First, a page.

Deep Space Industries of McLean, Virginia is ready to go after the 1,700 near-Earth asteroids that are easier to reach than the moon.
(Deep Space my dwelling place...)
The basic idea behind DSI is to start out very small and eventually grow into a major supplier of propellants and materials for space exploration and exploitation. DSI’s immediate plan is to carry out prospecting for possible candidates for mining and selling the data to governments and businesses.
Eventually, the company would expand into retrieving raw feedstock from asteroids and converting it into into air, water and propellant. The propellant could be supplied to geostationary communications satellites, a market DSI claims is currently worth US$25 million per ton due to the cost of transporting it from Earth.
Meanwhile, water, air and propellant would also be offered to the ISS and other space stations as well as to NASA and other space agencies engaged in deep space missions. To this would be added manufacturing of spare parts in space using asteroid materials and then much larger engineering operations and the extraction of precious metals.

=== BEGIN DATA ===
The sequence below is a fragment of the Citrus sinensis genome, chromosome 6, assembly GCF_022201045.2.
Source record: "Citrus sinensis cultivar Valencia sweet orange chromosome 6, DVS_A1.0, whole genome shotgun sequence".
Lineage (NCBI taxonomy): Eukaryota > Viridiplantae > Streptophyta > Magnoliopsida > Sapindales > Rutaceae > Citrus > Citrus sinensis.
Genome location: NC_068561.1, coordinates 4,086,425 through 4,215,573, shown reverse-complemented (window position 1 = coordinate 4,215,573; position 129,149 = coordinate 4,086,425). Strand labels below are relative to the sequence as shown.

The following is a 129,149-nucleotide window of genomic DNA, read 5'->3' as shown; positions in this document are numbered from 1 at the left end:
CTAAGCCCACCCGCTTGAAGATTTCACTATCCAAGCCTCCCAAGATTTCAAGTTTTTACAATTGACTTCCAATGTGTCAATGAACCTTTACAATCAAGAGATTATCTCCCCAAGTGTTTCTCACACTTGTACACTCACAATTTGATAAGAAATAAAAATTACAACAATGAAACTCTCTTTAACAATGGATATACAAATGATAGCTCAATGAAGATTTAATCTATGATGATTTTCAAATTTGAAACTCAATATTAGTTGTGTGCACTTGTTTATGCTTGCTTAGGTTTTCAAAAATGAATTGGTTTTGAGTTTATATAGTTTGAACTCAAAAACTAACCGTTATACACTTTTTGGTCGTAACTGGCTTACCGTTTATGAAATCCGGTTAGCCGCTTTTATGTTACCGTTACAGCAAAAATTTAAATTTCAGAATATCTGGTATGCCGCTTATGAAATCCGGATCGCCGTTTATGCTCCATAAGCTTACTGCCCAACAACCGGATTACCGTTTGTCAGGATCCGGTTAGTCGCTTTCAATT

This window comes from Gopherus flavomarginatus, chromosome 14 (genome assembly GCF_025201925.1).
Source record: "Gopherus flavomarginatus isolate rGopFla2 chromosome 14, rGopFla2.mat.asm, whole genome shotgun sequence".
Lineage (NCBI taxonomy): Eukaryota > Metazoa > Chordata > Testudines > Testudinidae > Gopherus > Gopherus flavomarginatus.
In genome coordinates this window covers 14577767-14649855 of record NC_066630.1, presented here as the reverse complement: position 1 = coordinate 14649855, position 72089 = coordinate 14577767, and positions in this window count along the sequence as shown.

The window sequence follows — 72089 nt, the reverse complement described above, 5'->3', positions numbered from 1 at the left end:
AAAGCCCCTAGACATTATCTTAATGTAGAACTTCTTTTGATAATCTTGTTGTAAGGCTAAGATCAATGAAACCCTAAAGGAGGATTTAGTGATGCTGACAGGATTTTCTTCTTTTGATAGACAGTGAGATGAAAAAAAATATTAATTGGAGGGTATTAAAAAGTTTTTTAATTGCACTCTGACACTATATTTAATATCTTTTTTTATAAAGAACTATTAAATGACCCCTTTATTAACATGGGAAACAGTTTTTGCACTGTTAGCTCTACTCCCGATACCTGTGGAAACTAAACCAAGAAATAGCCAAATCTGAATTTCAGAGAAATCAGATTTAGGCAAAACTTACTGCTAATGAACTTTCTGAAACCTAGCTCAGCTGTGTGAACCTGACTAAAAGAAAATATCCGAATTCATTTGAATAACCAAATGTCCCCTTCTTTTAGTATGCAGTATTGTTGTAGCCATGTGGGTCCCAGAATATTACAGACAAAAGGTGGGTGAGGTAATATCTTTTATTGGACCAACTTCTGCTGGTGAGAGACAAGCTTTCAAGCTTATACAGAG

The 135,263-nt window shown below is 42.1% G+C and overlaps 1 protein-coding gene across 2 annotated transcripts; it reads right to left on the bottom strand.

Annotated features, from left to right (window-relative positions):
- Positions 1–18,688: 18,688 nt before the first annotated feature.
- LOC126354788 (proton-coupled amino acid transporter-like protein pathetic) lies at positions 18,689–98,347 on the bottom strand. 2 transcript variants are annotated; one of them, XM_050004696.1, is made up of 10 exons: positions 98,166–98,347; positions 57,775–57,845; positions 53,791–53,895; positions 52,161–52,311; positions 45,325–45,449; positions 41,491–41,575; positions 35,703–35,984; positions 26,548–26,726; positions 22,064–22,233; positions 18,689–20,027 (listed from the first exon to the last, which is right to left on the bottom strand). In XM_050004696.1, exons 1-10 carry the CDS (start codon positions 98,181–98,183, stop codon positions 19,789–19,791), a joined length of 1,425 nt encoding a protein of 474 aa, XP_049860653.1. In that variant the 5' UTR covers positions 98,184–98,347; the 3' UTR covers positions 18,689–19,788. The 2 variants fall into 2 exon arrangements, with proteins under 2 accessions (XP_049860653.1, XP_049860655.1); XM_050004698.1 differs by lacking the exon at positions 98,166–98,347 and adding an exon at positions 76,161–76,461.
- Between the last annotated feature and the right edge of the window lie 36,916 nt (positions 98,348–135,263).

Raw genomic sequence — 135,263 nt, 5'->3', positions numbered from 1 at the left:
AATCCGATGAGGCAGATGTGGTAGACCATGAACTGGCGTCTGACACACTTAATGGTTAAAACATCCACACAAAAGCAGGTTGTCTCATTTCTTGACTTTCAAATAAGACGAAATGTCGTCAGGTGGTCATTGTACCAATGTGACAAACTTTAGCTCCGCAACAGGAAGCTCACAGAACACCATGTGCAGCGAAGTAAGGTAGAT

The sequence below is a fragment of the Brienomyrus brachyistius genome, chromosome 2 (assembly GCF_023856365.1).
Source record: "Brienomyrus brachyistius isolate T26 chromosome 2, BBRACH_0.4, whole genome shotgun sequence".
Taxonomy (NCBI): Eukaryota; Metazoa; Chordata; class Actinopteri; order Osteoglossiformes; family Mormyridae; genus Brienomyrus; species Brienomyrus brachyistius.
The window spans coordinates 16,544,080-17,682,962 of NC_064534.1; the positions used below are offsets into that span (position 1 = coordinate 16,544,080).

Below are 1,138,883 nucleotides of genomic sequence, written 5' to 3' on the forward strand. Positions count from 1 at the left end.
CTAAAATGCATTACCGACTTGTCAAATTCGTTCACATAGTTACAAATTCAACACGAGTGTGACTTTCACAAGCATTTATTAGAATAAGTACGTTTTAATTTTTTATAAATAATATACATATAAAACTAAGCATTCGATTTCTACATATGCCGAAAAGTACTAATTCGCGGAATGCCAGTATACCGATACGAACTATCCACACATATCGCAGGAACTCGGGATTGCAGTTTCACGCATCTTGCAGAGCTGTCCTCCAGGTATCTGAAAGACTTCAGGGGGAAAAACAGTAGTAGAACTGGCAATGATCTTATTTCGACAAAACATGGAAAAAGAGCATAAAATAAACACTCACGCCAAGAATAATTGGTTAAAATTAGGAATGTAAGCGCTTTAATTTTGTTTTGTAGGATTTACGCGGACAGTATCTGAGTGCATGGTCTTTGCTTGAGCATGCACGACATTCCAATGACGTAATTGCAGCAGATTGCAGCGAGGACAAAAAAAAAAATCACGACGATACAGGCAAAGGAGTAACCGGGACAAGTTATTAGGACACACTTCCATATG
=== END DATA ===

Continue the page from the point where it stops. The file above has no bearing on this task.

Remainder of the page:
DSI emphasizes that it isn’t in the business of launching satellites or building rockets, leaving that to other concerns. Rather, it intends to get its own satellites into orbit by sending up several at once in a piggyback operation with other satellite launches.
Science fiction fans have been looking forward to this for more than one hundred years. In his 1898 classic Edison's Conquest of Mars, Garrett P. Serviss describes the discovery of a golden asteroid:
"But where is the gold?" cried one.
"Covered up, of course," said Lord Kelvin. "Buried in star dust. This asteroid could not have continued to travel for millions of years through regions of space strewn with meteoric particles without becoming covered with the inevitable dust and grime of such a journey. We must dig down, and then doubtless we shall find the metal."
This hint was instantly acted upon. Something that would serve for a spade was seized by one of the men, and in a few minutes a hole had been dug in the comparatively light soil of the asteroid.
(Read more about asteroid mining in the 19th century)